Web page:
1. Start things off on their behalf. "People are more likely to be persuaded to complete a task if it's already been started for them," says Steve Martin, coauthor of the bestselling book Yes!: 50 Scientifically Proven Ways to Be Persuasive. Next time the dishes need to get done, try cleaning the silverware, then asking if your partner wouldn't mind finishing the job.
Use a different approach to stop the same old fights from happening.
2. Use the magic word “imagine.” I know it'll be a late night, but can you imagine how relieved we'll be if we get the job done before going home? This tactic paints a vivid picture in the person's mind of the pleasure if she/he does—or the pain if she/he doesn't—do what you asked, says Lee.
3. Stress their losses. Can't pry your hubby away from Sunday sports for a trip to the beach? No problem. Rather than guilting him into it with complaints about needing more "quality time" together, remind him that he's passing on one of the last days of summer. "We’re more persuaded by the thought of losing something than the thought of gaining," says Martin.
4. Be the first to give. People are psychologically conditioned to return a favor, says Martin. And, instinctually, we've known this one all along—i.e., if you buy the first round of drinks, they'll buy the second. So think of doing the initial good deed as an investment, explains Lee. "In turn, people will feel compelled to do things for you."
5. Ask for more than you need. "People feel a sense of guilt when they refuse a request," Lee says. "If the second request (a.k.a. the real request) is something they can afford to comply with, then they'll grab the opportunity," says Lee. This is a tactic kids know well: Can we go to Six Flags? No? OK, so how about the pool? "The second request gives freedom of choice, like an escape route," Lee says. They'll feel relieved, and you get what you want.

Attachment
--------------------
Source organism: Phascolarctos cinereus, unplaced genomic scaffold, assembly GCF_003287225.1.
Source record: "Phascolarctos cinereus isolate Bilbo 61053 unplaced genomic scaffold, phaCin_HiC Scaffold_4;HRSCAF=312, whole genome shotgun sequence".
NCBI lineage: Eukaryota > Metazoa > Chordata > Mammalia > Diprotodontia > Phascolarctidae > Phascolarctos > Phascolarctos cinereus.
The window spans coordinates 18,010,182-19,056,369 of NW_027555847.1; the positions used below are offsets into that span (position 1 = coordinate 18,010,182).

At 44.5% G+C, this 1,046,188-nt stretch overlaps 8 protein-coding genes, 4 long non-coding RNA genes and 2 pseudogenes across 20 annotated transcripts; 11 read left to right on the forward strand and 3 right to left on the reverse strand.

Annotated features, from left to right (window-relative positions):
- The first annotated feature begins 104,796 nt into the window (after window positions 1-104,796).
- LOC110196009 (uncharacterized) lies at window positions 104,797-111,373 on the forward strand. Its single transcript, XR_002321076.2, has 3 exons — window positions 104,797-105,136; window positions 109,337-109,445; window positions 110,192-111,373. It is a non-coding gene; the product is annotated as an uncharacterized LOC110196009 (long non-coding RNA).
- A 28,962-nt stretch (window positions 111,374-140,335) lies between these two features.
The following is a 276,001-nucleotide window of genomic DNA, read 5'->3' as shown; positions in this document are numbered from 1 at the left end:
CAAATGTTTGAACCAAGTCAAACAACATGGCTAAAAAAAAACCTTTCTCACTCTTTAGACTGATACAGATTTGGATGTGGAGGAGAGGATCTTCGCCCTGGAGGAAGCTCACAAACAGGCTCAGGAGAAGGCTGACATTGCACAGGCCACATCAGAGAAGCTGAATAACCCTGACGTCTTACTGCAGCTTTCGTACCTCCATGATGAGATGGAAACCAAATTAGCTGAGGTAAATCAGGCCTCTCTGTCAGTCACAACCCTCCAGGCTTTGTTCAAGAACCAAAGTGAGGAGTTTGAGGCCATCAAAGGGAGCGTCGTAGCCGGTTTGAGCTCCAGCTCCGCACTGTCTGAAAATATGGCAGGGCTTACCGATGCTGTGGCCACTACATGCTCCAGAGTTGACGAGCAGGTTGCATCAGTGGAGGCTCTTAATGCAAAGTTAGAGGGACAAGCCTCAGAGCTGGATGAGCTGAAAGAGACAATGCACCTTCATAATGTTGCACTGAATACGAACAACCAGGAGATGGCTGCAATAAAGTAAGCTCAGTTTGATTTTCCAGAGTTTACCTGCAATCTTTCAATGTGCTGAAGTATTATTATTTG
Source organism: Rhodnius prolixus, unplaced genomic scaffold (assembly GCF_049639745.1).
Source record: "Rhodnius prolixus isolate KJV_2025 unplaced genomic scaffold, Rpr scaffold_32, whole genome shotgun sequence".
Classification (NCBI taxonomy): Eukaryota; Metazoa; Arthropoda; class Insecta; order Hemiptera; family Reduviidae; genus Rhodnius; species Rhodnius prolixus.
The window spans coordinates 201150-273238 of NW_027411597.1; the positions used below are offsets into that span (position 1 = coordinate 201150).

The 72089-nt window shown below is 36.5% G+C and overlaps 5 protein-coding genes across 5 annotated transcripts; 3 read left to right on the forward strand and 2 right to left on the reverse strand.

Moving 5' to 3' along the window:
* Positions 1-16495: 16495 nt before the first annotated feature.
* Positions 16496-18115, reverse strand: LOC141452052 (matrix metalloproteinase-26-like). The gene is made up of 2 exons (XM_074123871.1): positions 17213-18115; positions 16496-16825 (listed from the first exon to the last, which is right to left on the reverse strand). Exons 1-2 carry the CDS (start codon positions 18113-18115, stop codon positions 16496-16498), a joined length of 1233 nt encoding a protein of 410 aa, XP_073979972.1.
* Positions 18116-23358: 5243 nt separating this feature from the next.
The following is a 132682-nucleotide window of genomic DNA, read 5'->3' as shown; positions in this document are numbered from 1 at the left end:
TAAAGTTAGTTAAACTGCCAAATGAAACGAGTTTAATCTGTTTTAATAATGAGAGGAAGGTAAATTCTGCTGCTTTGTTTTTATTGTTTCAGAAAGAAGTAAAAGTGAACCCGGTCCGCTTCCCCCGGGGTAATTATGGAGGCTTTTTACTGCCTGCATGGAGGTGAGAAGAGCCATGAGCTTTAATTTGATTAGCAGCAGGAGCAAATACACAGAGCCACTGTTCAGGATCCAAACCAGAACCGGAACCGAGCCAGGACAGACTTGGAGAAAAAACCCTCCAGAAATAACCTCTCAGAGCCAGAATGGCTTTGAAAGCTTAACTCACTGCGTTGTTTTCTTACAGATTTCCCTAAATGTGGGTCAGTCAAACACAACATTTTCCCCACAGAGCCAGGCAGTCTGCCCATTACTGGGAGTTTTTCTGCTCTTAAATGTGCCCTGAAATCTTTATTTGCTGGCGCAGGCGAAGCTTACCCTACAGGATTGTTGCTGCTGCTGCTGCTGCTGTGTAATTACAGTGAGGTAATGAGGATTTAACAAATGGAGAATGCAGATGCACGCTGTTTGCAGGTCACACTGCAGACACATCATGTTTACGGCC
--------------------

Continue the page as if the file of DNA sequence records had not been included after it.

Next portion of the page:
6. Make them laugh. "If you want to be more persuasive, work on your sense of humor," says Lee. And so does British comedian John Cleese of Monty Python fame, who once said: "If I can get you to laugh with me, you like me better, which makes you more open to my ideas. And, if I can persuade you to laugh at a particular point that I make, by laughing at it you acknowledge it as true." Classic comedian mentality, but he's also right: People generally laugh at things when, for one reason or another, they identify with them, explains Lee.
7. Drop the “I” for “we.” "Studies have shown that the reassurance of 'we' is more productive in persuading people to compromise than other approaches," says Martin, including the threatening approach (If you don’t do this, I will) and the rational approach (You should do this for the following reasons). The use of "we" immediately conveys a sense of belonging, commonality and support: We've worked through this before; we can work through it again.
8. Rely on the majority. Energy reduction studies show that households are more likely to reduce their energy consumption if they see their more energy-efficient neighbors’ utility bills. "When persuading, point to evidence of what others like the person you are trying to persuade are doing," Martin says. After all, when making decisions on our own, he explains, we likely survey the scene for reassurance anyway.
9. Use the positive labeling technique. “You did a fantastic job with this—I’m sure you'll do even better next time.” One of the most powerful principles of persuasion rests on a person's need to remain consistent with his past actions, Lee explains. "People are more likely to be persuaded to behave in certain ways if they have acted that way before—and it has been noticed," adds Martin.
10. Time your request. "Sometimes, it’s not what you ask for but when you ask for it," says Martin. People are most persuadable immediately after thanking someone, and at their most persuasive after being thanked, so it's the perfect time to ask for a favor: My pleasure. In fact, I was hoping you might be able to help me out with something, too.
SOURCE: Mastering the Art of Persuasion